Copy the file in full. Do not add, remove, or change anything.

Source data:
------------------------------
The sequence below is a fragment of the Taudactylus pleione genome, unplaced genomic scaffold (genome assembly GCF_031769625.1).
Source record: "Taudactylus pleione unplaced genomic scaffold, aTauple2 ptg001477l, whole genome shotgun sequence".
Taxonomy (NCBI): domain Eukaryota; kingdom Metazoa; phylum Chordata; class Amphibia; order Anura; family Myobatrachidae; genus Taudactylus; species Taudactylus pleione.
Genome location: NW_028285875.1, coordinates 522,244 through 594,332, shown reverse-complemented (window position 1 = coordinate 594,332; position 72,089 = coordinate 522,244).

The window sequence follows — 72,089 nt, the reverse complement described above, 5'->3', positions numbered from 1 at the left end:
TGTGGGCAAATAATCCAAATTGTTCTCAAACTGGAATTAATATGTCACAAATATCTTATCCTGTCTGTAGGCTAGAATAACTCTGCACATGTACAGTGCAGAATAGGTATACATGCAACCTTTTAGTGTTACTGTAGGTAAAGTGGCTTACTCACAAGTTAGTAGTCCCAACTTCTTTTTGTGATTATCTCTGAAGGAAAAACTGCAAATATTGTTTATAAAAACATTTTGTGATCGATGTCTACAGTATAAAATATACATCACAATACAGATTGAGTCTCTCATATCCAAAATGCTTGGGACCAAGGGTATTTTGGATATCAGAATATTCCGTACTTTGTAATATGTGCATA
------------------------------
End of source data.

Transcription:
The sequence below is a fragment of the Taudactylus pleione genome, unplaced genomic scaffold (genome assembly GCF_031769625.1).
Source record: "Taudactylus pleione unplaced genomic scaffold, aTauple2 ptg001477l, whole genome shotgun sequence".
Taxonomy (NCBI): domain Eukaryota; kingdom Metazoa; phylum Chordata; class Amphibia; order Anura; family Myobatrachidae; genus Taudactylus; species Taudactylus pleione.
Genome location: NW_028285875.1, coordinates 522,244 through 594,332, shown reverse-complemented (window position 1 = coordinate 594,332; position 72,089 = coordinate 522,244).

The window sequence follows — 72,089 nt, the reverse complement described above, 5'->3', positions numbered from 1 at the left end:
TGTGGGCAAATAATCCAAATTGTTCTCAAACTGGAATTAATATGTCACAAATATCTTATCCTGTCTGTAGGCTAGAATAACTCTGCACATGTACAGTGCAGAATAGGTATACATGCAACCTTTTAGTGTTACTGTAGGTAAAGTGGCTTACTCACAAGTTAGTAGTCCCAACTTCTTTTTGTGATTATCTCTGAAGGAAAAACTGCAAATATTGTTTATAAAAACATTTTGTGATCGATGTCTACAGTATAAAATATACATCACAATACAGATTGAGTCTCTCATATCCAAAATGCTTGGGACCAAGGGTATTTTGGATATCAGAATATTCCGTACTTTGTAATATGTGCATA